Tropical Glaciers & Pancake Rocks

Fox Glacier Franz Josef Glacial Peaks Pancake Rocks Grass Pancake Rocks Closeup

New Zealand is a country full of extremes, especially when it comes to natural phenomena. It can be snowing one week and then sunny and hot the next. You can see palm trees at the base of a glacier or observe stacked rocks that are flat as pancakes. These are some of the interesting natural wonders that make visiting New Zealand so unique.


Franz Josef and Fox Glaciers

The Franz Josef and Fox Glaciers are two of the main draws of the south island. These glaciers are unique for a couple of reasons. First, they stretch from high in the mountains down close to sea level near tropical vegetation. You can stand in the parking lot and see palm trees with a glacier in the background. The second unique aspect is how quickly the glaciers are retreating (Franz Josef is predicted to retreat 5 km by the year 2100). I don’t typically think of natural features changing rapidly, but the glaciers are retreating so quickly that there can be significant change in just a few years. People I know that visited the glaciers in 2010 had a very different experience than my own. Visitors used to be able to hike to the glacier and walk directly on it, but that is no longer allowed since the glaciers have become unstable. Now, the only way to reach the glaciers is by helicopter or plane. I elected to skip the helicopter tour since the cost was out of my price range (325 NZD and up), but I do think it would be an incredible experience.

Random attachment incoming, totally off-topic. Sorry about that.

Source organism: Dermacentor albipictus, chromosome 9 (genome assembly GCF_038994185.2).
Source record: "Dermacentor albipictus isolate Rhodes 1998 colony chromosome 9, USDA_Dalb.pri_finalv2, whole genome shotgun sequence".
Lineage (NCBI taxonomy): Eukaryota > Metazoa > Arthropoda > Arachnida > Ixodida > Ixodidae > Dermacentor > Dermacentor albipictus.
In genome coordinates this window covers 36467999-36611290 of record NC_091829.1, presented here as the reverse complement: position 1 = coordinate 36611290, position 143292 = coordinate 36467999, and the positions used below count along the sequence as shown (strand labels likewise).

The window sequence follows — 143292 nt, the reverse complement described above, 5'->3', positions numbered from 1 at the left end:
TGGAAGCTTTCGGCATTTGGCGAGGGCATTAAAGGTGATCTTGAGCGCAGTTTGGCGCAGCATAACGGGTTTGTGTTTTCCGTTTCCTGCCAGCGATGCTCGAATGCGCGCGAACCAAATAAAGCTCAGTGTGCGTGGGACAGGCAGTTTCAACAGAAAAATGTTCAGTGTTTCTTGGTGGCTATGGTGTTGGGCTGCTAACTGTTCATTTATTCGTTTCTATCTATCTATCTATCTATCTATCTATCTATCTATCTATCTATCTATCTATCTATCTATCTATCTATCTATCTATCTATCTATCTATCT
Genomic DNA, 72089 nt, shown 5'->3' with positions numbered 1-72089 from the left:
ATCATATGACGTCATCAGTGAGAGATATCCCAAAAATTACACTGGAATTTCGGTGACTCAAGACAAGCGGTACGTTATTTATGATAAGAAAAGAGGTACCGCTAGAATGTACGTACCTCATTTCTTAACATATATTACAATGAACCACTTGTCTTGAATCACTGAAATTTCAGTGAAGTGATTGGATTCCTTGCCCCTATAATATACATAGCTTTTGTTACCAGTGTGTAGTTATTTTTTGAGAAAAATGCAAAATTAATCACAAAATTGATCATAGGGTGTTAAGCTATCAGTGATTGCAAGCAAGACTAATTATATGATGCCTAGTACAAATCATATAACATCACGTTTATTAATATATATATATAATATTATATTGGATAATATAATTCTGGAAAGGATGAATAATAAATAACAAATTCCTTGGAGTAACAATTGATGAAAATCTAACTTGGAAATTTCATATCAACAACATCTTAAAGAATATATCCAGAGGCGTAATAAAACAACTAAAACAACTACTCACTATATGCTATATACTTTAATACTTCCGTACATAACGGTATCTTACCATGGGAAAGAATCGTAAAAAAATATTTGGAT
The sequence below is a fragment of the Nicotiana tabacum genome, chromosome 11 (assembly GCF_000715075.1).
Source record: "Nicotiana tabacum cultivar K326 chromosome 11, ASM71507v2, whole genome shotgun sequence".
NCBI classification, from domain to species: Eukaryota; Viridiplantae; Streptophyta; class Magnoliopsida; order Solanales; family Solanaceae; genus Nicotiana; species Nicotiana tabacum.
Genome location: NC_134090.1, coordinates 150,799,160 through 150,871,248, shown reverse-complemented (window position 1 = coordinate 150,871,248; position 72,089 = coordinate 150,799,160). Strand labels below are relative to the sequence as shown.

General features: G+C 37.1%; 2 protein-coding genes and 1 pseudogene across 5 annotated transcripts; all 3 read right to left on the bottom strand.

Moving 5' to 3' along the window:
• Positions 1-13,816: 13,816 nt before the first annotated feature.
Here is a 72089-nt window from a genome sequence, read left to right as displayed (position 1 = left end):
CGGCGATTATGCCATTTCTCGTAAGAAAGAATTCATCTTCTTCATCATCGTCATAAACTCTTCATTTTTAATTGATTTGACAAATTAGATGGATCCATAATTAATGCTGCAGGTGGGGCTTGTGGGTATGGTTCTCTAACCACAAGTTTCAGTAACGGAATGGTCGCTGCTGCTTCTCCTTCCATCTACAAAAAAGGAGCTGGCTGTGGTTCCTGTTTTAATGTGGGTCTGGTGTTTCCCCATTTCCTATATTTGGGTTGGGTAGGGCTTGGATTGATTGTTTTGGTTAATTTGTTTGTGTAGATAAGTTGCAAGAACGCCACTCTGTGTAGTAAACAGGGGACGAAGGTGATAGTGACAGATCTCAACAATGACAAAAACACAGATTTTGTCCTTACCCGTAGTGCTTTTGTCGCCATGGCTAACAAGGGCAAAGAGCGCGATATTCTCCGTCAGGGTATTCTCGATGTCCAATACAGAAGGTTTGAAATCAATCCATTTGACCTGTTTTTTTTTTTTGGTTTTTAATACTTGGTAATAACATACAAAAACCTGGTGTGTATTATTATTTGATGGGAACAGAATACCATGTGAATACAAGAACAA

This slideshow requires JavaScript.


Pancake Rocks

The Pancake Rocks are located in Punakaiki directly off of Highway 6. It is a short walk down to the rocks, and you can easily spend over an hour admiring these interesting limestone formations and taking in the sweeping ocean views. Scientists are still uncertain about what exactly caused the rocks to form the way they did, but you can learn about several theories at the visitor center or along the walking trail. This area is also known for its blowholes, where ocean water is forced vertically through holes in the rocks.

This slideshow requires JavaScript.

2 comments

Leave a Reply

Fill in your details below or click an icon to log in:

WordPress.com Logo

You are commenting using your WordPress.com account. Log Out / Change )

Twitter picture

You are commenting using your Twitter account. Log Out / Change )

Facebook photo

You are commenting using your Facebook account. Log Out / Change )

Google+ photo

You are commenting using your Google+ account. Log Out / Change )

Connecting to %s